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Re: conneg, HTTPbis, and generic resources (status check)

From: Karl Dubost <karl+w3c@la-grange.net>
Date: Wed, 25 Nov 2009 09:49:45 -0500
Message-Id: <AD42178C-8CE2-49AB-A7BF-81A2B9C66277@la-grange.net>
Cc: Dan Connolly <connolly@w3.org>, www-tag@w3.org
To: Julian Reschke <julian.reschke@gmx.de>

Le 25 nov. 2009 à 03:43, Julian Reschke a écrit :
> The only reason why no change hasn't been made yet is that it's not totally clear how the proposed text (which looks good) is to be integrated into the current draft (more precisely, what parts of <http://greenbytes.de/tech/webdav/draft-ietf-httpbis-p3-payload-08.html#rfc.section.4> it's meant to replace).

I read in the tag minutes

    On Sun, 30 Aug 2009 05:20:49 GMT
    In Draft minutes of TAG teleconference of 13 August 2009 from noah_mendelsohn@us.ibm.com on 2009-08-27 (www-tag@w3.org from August 2009)
    At http://lists.w3.org/Archives/Public/www-tag/2009Aug/0067.html

    masinter: That was the original conception when 
    conneg was introduced years ago. In practice, it's 
    now used for lots of other things. ... Sometimes, 
    for example, CSS media queries is used to select 
    best rep. That's not in HTTP. ... We seem to be 
    moving toward "HTTP is used for transporting 
    content; if there's variability desired, the 
    initial bit of content is used to make subsequent 
    decision." 
    
Let me share practical experiences with Content Negotiation in a business context (Web agency working for clients).



# Content Negotiation on languages

Accept-Language
http://greenbytes.de/tech/webdav/draft-ietf-httpbis-p3-payload-08.html#header.accept-language

HTTP gives a mechanism for negotiating the language of the ressource upon the Accept-Language parameter. In terms of usability, it seems a good thing, because it helps sharing one URI across different cultures. In terms of SEO (Search Engine Optimization), it is considered a bad practice. The terms in URIs spelling and the content of the page are indexed and are important for a better ranking (view of the market). Search engine indexing bots seem not able to index all individual representations of a resource, so instead of relying on

    http://example.com/my-unique-link     (fr, en)

Web agencies will choose to do:

    http://example.com/fr/mon-lien-unique  (fr)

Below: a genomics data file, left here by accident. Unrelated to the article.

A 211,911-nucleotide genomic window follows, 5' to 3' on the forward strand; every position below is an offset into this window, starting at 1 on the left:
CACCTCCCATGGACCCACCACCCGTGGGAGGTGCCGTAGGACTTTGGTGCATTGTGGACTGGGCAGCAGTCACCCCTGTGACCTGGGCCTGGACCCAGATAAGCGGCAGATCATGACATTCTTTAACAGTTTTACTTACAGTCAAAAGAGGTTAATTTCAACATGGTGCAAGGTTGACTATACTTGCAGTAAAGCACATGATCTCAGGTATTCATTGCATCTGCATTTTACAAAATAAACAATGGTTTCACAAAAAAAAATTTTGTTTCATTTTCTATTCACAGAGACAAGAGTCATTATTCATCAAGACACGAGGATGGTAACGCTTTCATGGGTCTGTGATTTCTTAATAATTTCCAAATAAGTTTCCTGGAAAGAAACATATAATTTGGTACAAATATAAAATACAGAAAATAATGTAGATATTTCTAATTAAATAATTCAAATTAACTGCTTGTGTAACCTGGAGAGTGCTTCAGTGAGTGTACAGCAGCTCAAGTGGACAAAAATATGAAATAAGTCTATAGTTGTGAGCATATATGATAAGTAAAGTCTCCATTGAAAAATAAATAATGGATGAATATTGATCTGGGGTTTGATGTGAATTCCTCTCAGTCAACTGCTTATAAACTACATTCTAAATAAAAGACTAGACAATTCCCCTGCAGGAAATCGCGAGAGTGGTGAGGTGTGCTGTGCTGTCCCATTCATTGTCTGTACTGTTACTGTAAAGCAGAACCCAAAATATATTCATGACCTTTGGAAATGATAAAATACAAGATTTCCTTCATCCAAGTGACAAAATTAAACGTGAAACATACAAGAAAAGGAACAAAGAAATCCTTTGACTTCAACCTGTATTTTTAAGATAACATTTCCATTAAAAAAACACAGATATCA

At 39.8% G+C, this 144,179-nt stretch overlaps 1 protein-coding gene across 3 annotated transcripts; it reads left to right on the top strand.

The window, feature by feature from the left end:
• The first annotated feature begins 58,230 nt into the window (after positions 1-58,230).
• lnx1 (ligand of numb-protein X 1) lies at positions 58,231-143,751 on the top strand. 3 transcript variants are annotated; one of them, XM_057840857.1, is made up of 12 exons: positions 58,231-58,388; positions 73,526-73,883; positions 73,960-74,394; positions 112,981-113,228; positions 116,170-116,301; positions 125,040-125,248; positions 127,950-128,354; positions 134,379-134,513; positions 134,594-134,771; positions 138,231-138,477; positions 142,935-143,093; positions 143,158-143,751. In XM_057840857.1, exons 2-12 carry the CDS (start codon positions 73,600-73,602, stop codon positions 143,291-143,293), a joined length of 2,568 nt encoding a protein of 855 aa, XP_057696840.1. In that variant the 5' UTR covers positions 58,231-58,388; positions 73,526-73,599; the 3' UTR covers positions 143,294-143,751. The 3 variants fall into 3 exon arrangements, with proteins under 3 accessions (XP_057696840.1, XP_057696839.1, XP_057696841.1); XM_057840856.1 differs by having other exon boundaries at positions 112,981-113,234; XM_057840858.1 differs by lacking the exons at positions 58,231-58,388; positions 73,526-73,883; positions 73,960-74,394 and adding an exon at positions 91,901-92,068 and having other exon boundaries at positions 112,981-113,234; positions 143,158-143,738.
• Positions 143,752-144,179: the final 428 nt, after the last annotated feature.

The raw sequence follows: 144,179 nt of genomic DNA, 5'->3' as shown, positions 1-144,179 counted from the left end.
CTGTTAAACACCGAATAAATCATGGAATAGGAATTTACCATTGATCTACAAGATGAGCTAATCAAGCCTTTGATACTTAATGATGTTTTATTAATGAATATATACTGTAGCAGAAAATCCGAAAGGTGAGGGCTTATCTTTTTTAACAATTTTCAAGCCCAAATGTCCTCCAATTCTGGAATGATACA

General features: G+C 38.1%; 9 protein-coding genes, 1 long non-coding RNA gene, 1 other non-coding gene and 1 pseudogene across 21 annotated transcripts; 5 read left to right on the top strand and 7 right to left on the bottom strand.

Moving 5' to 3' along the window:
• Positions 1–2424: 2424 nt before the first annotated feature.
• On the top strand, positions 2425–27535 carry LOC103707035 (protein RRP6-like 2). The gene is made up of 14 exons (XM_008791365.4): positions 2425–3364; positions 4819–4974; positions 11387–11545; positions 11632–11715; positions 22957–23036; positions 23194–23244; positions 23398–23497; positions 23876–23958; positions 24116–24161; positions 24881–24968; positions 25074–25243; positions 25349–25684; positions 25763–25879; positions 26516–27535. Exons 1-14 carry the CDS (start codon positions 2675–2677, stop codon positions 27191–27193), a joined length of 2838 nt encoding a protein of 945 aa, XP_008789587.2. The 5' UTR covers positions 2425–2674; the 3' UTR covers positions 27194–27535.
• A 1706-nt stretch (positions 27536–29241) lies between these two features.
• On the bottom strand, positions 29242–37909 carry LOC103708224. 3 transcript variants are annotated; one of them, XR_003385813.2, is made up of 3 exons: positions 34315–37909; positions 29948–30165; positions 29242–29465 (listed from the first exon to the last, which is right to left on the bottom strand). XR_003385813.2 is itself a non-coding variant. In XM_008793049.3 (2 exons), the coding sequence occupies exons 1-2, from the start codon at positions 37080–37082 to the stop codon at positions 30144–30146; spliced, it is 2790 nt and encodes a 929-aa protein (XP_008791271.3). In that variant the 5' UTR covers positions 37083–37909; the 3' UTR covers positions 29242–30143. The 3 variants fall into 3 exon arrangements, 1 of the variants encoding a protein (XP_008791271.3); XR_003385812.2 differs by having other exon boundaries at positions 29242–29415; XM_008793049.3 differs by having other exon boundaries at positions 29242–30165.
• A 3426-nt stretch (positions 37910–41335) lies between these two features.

http://example.com/en/my-unique-link   (en)

I'm not sure that the Vary header would solve anything. I have not tested it against search engines indexing bots. Would someone have details about that?

    Vary: Accent-Language

Without counting the issues of IE
http://crisp.tweakblogs.net/blog/311/internet-explorer-and-cacheing-beware-of-the-vary.html
As well Mark Nottingham tests
http://www.mnot.net/blog/2007/06/20/proxy_caching#comment-2989



# Accept header of User agents

Practical experience again. Two sites, a first site (BigOne) with a very high trafic and a second site (SmallOne) not optimized for the trafic BigOne receives.

Web developers of BigOne puts an image tag by mistake

    <img src="http://smallone.example.com/boo" alt="logo"/>

The resource http://smallone.example.com/boo is not an image but an html file served with text/html. BigOne killed SmallOne. 

The browser is requesting a resource parsed from an img element, we can expect the accept header must be something of the type: 

    Accept: image/*

And then block the requests of BigOne with a "406 Not Acceptable". We only have text/html for this resource. We implemented it in a test version of SmallOne.

It worked perfectly with Firefox 3.5 which sends this when requesting images:

    Accept: image/png,image/*;q=0.8,*/*;q=0.5

Unfortunately, Opera sends:

    Accept: text/html, application/xml;q=0.9, application/xhtml+xml, application/x-obml2d, image/png, image/jpeg, image/gif, image/x-xbitmap, */*;q=0.1

And IE, webkit seem to send:

    Accept: */*

No luck.



-- 
Karl Dubost
Montréal, QC, Canada
http://www.la-grange.net/karl/
Received on Wednesday, 25 November 2009 14:49:57 UTC

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